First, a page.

Then . . .
No, I didn't hit, nor was I hit by another car. I was hit by . . .
. . . an idea storm!
I blame it on all on Lady Glamis and her post over at The Literary Lab yesterday about this roller coaster's going to kill me. Go on, click on over, read the post, and then hop back here . . . otherwise, you're going to be totally lost. : )
So, as normal, her post started my brain cells to synapse . . . like crazy. Mostly, it was in the back of my mind throughout the day as I worked in the diamond mind along Crazy, one of the newest additions to the Dwarf Clan. Okay, she's only Mildly Crazy, but still . . . Then, on the way home, everything kicked into gear.
I began to think of ways to experiment with my writing. I love a good old, crazy experiment, that really challenges me and tests my limits as a writer. Bring. It. On. Baby!
So, there's this manuscript I completed a few years ago, you know, the one with three different endings because I couldn't decide who I wanted the main character to end up with? Yeah, that one.
My thoughts where . . . how can I change this up and make it work better. Then, the ideas began to flow. No, I'm not going to share right now . . . well, at least not everything.
Here are the possibilities . . .
- Focus the story from the perspective of Character B, rather than have three perspectives. Begin the book with ultimate confrontation that currently happens toward the middle of the book. Explore the consequences of Character B's actions, along with developing friendship with confronter, and also deal with confronter's spiraling emotions as she deals with the impact of what has happened in her life.
- Refocus the story based on a single perspective only using Character A.
- Refocus the story based on a single perspective only using Character C. Oh, wait, Character C isn't really that sympathetic. Is a story with an unsympathetic character truly possible?
- Refocus the story based on a single perspective only using Character D, who was truly only a peripheral character, but is much more sympathetic than Character C.
- Then, the grand finale of an idea . . . well, I'm keeping that one to myself. Sorry.
Basically, my mind took a good look at what I'd written and wasn't happy, not at all, not at all. This is part of the process of being a writer. We have to be able to recognize our own brilliance, and, we have to be able to recognize the cubic zirconias in our midst as well. Not everything I (we) write is going to be brilliant, not matter how much I (we) think it is brilliant, stunning, the best thing ever . . .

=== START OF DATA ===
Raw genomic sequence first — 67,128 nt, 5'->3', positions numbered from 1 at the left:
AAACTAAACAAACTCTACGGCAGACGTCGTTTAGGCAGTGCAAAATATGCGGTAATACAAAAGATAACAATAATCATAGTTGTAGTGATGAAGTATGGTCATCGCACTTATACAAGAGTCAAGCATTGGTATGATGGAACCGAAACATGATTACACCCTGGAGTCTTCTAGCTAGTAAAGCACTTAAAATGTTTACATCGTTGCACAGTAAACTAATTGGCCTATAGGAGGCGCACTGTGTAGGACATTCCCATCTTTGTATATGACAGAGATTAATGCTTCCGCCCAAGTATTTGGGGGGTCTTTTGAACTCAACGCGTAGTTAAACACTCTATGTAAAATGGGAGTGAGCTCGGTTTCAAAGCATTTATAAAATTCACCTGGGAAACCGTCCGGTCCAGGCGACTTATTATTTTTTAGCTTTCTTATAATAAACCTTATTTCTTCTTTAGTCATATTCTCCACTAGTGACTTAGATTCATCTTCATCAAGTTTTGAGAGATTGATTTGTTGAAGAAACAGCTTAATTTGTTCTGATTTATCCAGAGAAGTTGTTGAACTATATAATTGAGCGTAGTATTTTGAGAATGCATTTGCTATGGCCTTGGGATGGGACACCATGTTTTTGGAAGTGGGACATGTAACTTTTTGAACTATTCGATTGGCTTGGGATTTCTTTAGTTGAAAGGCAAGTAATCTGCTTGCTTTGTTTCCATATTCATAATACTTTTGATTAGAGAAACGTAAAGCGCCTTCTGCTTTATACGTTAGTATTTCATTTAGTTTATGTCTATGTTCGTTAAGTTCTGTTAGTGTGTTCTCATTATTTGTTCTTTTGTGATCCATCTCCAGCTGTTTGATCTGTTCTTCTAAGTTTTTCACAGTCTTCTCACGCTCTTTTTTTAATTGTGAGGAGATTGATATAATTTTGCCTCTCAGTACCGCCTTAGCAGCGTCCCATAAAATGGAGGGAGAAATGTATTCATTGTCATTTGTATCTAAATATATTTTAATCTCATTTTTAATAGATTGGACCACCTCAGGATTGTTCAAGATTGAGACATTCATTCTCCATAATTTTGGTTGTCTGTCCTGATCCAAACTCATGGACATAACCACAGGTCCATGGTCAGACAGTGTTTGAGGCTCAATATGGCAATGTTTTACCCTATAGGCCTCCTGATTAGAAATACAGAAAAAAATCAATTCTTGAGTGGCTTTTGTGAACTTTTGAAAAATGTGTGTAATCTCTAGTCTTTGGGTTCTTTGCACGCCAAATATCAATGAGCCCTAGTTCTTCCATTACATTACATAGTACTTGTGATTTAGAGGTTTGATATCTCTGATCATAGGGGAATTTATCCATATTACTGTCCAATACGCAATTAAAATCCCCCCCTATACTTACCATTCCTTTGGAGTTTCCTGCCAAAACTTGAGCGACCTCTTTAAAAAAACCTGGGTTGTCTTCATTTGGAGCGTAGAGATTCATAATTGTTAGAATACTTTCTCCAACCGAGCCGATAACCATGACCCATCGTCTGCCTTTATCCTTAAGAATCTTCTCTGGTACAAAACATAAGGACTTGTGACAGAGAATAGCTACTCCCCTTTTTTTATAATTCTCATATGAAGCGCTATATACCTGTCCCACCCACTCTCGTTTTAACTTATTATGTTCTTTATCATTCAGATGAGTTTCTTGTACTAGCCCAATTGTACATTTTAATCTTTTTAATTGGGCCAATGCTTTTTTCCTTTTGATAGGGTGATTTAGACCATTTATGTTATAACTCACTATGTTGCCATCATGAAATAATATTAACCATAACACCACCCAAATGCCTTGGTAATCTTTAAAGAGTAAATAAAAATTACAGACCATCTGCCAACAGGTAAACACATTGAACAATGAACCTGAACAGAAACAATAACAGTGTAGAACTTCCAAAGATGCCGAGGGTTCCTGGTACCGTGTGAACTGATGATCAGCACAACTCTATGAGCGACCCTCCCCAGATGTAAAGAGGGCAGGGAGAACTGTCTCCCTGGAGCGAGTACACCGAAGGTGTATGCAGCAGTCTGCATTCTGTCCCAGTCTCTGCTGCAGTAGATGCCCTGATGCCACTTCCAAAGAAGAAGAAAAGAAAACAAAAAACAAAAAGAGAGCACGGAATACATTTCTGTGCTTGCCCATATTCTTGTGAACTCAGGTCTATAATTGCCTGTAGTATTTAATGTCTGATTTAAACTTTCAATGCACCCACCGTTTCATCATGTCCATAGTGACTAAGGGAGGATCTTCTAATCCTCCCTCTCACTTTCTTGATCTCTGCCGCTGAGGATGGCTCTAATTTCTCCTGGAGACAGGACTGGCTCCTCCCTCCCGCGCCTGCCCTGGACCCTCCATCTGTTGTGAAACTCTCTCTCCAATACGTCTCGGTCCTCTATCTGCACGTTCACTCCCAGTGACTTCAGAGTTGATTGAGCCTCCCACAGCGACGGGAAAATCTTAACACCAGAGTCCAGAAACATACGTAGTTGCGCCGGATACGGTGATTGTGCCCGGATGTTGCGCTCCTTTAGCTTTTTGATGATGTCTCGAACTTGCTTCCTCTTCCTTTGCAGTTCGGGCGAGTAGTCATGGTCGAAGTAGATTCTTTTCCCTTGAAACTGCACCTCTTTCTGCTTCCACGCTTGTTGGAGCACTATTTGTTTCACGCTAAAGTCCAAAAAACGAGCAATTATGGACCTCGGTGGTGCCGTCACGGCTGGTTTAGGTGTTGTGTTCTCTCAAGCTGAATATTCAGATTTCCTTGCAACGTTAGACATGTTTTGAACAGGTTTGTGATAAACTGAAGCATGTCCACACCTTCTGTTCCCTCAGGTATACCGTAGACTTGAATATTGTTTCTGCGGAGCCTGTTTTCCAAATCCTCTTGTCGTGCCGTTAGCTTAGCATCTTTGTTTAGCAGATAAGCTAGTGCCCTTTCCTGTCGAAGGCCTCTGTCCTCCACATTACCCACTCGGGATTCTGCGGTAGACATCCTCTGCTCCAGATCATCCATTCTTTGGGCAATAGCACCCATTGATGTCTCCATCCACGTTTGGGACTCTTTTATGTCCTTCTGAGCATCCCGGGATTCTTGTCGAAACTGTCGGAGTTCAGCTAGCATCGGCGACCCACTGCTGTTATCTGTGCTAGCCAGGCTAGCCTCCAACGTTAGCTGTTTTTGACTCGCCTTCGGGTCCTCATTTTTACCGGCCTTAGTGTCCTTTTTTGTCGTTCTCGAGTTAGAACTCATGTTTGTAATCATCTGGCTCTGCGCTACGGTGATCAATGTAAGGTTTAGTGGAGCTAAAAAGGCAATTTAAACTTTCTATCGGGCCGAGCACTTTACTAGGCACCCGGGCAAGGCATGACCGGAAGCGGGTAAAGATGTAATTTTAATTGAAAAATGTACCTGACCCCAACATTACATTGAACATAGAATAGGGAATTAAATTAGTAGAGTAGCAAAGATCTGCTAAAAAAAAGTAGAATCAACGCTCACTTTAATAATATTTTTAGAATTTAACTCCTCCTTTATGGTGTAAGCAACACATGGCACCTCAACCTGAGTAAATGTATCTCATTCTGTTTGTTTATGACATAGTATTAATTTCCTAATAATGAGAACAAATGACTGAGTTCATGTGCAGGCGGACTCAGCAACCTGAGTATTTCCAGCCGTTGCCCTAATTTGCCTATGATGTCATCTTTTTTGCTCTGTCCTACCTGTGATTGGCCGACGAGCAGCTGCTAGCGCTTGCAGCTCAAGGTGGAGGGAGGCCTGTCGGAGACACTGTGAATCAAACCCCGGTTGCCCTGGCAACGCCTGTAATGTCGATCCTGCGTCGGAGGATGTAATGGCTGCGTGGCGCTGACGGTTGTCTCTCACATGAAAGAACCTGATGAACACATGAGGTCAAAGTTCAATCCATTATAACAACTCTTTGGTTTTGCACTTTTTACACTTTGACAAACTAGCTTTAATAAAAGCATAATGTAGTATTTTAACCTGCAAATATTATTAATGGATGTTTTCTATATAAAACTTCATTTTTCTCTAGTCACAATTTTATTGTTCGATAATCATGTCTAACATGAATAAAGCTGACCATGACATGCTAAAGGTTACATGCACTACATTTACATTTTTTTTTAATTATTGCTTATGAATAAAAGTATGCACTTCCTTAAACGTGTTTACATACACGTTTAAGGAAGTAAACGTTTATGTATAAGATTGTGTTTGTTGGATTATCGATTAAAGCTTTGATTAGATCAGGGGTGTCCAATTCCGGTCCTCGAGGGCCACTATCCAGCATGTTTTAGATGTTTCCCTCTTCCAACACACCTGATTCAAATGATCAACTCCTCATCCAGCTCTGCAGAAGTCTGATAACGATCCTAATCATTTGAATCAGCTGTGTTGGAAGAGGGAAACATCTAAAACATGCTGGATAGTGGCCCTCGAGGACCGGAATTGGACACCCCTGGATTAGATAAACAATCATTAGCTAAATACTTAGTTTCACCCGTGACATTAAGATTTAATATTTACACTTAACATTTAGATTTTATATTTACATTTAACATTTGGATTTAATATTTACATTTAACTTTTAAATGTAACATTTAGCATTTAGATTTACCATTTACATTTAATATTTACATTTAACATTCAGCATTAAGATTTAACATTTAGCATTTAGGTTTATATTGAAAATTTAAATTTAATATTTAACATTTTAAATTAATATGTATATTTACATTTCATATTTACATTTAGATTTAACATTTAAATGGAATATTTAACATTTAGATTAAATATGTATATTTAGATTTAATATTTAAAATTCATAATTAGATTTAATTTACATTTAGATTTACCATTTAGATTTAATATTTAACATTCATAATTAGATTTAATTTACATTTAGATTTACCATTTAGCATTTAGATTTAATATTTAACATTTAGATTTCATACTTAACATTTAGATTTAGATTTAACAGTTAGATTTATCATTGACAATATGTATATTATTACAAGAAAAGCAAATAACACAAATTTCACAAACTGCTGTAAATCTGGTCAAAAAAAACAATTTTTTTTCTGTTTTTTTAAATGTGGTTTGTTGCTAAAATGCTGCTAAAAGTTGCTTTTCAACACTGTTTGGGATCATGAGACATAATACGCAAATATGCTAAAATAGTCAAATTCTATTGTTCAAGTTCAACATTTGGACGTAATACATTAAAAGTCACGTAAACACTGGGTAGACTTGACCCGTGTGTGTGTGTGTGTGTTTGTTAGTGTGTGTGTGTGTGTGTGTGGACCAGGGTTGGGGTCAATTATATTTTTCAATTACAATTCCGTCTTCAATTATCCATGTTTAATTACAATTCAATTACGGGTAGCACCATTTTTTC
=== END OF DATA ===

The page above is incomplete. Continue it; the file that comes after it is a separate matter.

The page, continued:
Every writer, at some point in their lives, writes a piece or two of . . . doody!! Big Doody! It happens. We move on. We do not - I repeat - we do not give up because we wrote one piece of doody, no matter how big.
Lady Glamis came to that realization and wrote about it here. She also made a very inspiring comment . . .
I think we reach a threshold, though- a place where we can see our work clearly, a place where we can make sure the writing doesn't interfere with the story
Truer words, at least at this point in my life, haven't been written. These words are gold.
If something isn't working, then we need to recognize it. Sometimes, we just set the manuscript aside forever. Other times, we look at the words we have written, the characters we have created, and we hope for an idea storm that will replace the cubic zirconia with an actual diamond.
As easy as it is to give up in life, I really think, as writers, we need to keep writing. Writing is not easy. Writing takes time and effort. We have to balance our desire to write, with the fact that we must venture forth into the diamond mines with Sleepy, Grumpy, Menopausal (oh, that was a bad three years of my life working with Menopausal - very bad), and all the other Dwarves out there that are an integral part of our life because we have bills to pay.
We can do all of it. Balance does exist. Faith in our abilities exists as well.
So, next time you read something you wrote and think geesh, this is doody, well . . . you're probably right. So set the doody aside and move on to something else. Don't foget about the doody, because there might still be some promise within the words you wrote. There might be a character that might spring to life in another novel.
Write, for it is a gift we have been given.